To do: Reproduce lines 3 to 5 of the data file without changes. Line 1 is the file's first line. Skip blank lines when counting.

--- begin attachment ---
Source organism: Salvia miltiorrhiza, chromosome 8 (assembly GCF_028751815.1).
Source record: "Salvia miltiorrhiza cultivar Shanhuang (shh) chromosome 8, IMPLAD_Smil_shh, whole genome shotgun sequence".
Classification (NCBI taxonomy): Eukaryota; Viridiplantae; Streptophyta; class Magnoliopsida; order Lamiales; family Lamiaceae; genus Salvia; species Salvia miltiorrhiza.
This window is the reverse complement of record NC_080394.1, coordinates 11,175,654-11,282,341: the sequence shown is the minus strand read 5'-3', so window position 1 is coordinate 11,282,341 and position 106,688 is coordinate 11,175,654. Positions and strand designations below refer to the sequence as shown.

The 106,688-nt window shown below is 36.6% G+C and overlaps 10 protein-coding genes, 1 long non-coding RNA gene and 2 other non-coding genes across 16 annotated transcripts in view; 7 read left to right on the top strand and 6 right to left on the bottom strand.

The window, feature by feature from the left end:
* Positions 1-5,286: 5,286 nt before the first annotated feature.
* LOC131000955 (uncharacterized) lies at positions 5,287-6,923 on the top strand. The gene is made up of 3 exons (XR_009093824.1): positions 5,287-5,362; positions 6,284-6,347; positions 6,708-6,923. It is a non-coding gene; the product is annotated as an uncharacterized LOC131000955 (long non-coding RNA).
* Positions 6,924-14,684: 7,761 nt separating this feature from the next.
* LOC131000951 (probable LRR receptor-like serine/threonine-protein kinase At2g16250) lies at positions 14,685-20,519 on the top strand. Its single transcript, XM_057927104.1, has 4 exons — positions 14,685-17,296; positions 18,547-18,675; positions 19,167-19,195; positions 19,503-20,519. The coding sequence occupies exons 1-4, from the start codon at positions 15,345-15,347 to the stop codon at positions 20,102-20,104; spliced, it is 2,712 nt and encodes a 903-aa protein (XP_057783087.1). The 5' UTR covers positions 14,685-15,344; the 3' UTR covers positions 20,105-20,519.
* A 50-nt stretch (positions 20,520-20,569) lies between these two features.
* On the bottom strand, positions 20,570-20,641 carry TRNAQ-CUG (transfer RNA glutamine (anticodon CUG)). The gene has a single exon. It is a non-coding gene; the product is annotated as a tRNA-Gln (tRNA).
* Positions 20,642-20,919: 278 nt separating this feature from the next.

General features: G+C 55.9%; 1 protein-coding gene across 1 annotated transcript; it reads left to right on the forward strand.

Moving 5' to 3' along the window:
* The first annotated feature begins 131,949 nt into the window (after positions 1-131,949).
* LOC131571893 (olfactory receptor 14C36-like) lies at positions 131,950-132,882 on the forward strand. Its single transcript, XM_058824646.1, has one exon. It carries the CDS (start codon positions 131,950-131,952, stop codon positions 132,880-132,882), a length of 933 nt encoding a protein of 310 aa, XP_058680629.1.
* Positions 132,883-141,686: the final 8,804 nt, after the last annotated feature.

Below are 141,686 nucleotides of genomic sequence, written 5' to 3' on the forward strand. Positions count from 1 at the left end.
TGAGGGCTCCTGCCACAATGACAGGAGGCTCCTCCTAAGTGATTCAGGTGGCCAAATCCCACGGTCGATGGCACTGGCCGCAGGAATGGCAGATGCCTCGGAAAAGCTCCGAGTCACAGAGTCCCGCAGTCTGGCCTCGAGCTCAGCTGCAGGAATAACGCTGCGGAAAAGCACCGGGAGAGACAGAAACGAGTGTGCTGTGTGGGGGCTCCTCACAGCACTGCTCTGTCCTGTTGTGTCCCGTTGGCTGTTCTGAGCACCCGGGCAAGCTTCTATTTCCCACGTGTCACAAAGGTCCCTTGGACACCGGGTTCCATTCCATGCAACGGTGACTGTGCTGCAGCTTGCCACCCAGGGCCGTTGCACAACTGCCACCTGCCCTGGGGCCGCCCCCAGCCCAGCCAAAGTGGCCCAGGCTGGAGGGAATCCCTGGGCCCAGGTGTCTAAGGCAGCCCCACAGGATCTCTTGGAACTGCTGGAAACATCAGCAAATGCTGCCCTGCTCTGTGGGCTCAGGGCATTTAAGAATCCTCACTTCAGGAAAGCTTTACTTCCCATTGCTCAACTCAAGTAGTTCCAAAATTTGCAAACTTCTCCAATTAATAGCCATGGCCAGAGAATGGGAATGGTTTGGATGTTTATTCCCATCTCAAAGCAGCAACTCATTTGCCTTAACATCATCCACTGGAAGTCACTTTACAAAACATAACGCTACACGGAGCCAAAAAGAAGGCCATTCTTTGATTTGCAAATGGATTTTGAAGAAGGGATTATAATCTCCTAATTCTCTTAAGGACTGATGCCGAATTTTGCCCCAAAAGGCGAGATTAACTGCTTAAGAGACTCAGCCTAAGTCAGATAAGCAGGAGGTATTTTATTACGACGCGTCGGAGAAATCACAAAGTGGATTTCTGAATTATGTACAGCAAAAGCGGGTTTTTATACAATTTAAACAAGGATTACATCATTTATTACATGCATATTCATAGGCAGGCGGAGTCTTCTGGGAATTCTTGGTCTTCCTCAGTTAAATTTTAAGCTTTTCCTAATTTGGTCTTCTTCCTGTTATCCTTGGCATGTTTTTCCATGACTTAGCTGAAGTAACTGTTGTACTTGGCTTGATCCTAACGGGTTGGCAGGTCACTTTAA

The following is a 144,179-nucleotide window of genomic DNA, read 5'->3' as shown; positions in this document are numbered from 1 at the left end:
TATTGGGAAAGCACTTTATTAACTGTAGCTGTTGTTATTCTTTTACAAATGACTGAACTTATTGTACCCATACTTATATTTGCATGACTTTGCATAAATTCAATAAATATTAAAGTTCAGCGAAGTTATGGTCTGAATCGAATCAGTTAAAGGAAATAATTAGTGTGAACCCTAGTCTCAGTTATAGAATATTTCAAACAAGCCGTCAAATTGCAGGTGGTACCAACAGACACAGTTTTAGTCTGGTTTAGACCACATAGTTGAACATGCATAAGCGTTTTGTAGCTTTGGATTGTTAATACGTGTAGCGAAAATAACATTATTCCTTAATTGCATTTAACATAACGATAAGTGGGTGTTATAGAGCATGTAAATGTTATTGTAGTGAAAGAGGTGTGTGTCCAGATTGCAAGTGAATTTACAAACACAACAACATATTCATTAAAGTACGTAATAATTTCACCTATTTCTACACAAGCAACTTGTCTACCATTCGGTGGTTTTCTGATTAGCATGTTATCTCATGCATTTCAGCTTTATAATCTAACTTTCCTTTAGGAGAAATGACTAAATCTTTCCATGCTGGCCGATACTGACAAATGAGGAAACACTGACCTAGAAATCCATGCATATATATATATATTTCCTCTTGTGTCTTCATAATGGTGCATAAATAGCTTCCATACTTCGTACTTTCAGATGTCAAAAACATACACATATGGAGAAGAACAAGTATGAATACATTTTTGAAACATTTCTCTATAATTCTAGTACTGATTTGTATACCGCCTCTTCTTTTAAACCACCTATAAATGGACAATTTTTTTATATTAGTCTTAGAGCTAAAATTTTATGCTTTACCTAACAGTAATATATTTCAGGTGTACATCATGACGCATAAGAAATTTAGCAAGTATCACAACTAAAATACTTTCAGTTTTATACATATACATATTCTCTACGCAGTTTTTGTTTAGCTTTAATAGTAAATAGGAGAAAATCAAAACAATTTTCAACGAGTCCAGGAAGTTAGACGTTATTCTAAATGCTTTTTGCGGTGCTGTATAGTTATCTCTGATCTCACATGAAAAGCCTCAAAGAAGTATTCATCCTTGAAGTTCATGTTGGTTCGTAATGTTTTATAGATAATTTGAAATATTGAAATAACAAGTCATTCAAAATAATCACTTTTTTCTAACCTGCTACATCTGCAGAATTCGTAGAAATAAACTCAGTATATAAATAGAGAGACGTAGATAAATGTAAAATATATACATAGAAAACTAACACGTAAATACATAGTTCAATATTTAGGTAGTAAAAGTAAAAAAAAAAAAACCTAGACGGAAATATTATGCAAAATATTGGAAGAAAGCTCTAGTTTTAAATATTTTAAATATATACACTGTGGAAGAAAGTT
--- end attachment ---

Classification (NCBI taxonomy): Eukaryota; Viridiplantae; Streptophyta; class Magnoliopsida; order Lamiales; family Lamiaceae; genus Salvia; species Salvia miltiorrhiza.
This window is the reverse complement of record NC_080394.1, coordinates 11,175,654-11,282,341: the sequence shown is the minus strand read 5'-3', so window position 1 is coordinate 11,282,341 and position 106,688 is coordinate 11,175,654. Positions and strand designations below refer to the sequence as shown.

The 106,688-nt window shown below is 36.6% G+C and overlaps 10 protein-coding genes, 1 long non-coding RNA gene and 2 other non-coding genes across 16 annotated transcripts in view; 7 read left to right on the top strand and 6 right to left on the bottom strand.